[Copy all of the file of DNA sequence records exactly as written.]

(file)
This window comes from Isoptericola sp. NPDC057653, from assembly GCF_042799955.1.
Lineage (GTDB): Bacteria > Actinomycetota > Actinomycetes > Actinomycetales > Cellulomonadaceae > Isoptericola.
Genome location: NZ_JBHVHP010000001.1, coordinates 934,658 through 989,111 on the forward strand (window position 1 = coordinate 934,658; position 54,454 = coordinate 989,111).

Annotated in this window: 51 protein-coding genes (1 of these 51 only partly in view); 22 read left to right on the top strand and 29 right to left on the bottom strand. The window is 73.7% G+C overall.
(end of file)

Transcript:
This window comes from Isoptericola sp. NPDC057653, from assembly GCF_042799955.1.
Lineage (GTDB): Bacteria > Actinomycetota > Actinomycetes > Actinomycetales > Cellulomonadaceae > Isoptericola.
Genome location: NZ_JBHVHP010000001.1, coordinates 934,658 through 989,111 on the forward strand (window position 1 = coordinate 934,658; position 54,454 = coordinate 989,111).

Annotated in this window: 51 protein-coding genes (1 of these 51 only partly in view); 22 read left to right on the top strand and 29 right to left on the bottom strand. The window is 73.7% G+C overall.